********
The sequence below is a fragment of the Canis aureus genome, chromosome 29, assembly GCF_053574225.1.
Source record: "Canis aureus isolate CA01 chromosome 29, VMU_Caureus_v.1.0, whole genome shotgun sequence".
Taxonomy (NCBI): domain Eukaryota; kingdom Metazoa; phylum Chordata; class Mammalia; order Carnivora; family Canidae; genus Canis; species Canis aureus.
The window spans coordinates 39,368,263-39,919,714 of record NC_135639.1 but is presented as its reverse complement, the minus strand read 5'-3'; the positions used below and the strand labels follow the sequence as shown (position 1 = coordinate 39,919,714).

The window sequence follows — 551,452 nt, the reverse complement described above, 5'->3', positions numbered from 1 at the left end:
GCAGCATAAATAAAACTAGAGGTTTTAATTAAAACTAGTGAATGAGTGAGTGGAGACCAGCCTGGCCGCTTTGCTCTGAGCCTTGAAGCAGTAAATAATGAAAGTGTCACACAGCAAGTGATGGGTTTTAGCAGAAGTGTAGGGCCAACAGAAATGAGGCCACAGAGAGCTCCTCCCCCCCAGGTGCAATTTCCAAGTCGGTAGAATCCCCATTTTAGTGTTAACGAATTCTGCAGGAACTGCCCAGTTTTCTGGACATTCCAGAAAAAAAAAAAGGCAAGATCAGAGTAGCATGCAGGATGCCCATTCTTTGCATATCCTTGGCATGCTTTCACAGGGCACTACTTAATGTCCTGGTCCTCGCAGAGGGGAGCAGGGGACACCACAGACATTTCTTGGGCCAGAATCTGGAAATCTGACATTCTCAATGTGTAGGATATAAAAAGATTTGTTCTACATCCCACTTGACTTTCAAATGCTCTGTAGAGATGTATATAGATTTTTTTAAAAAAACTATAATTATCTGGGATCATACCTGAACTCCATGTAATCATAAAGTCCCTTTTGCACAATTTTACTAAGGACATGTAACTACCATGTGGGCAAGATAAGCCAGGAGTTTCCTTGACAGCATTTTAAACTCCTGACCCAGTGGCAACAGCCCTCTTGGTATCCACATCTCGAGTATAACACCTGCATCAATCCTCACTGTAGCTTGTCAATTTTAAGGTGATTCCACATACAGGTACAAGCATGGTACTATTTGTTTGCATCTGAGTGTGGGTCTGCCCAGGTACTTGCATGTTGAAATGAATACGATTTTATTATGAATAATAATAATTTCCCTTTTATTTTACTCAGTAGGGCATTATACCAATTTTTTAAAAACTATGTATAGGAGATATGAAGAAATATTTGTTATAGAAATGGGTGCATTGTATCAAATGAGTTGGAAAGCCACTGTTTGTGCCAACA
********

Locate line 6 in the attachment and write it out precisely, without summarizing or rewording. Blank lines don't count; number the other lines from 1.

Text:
GCAGCATAAATAAAACTAGAGGTTTTAATTAAAACTAGTGAATGAGTGAGTGGAGACCAGCCTGGCCGCTTTGCTCTGAGCCTTGAAGCAGTAAATAATGAAAGTGTCACACAGCAAGTGATGGGTTTTAGCAGAAGTGTAGGGCCAACAGAAATGAGGCCACAGAGAGCTCCTCCCCCCCAGGTGCAATTTCCAAGTCGGTAGAATCCCCATTTTAGTGTTAACGAATTCTGCAGGAACTGCCCAGTTTTCTGGACATTCCAGAAAAAAAAAAAGGCAAGATCAGAGTAGCATGCAGGATGCCCATTCTTTGCATATCCTTGGCATGCTTTCACAGGGCACTACTTAATGTCCTGGTCCTCGCAGAGGGGAGCAGGGGACACCACAGACATTTCTTGGGCCAGAATCTGGAAATCTGACATTCTCAATGTGTAGGATATAAAAAGATTTGTTCTACATCCCACTTGACTTTCAAATGCTCTGTAGAGATGTATATAGATTTTTTTAAAAAAACTATAATTATCTGGGATCATACCTGAACTCCATGTAATCATAAAGTCCCTTTTGCACAATTTTACTAAGGACATGTAACTACCATGTGGGCAAGATAAGCCAGGAGTTTCCTTGACAGCATTTTAAACTCCTGACCCAGTGGCAACAGCCCTCTTGGTATCCACATCTCGAGTATAACACCTGCATCAATCCTCACTGTAGCTTGTCAATTTTAAGGTGATTCCACATACAGGTACAAGCATGGTACTATTTGTTTGCATCTGAGTGTGGGTCTGCCCAGGTACTTGCATGTTGAAATGAATACGATTTTATTATGAATAATAATAATTTCCCTTTTATTTTACTCAGTAGGGCATTATACCAATTTTTTAAAAACTATGTATAGGAGATATGAAGAAATATTTGTTATAGAAATGGGTGCATTGTATCAAATGAGTTGGAAAGCCACTGTTTGTGCCAACA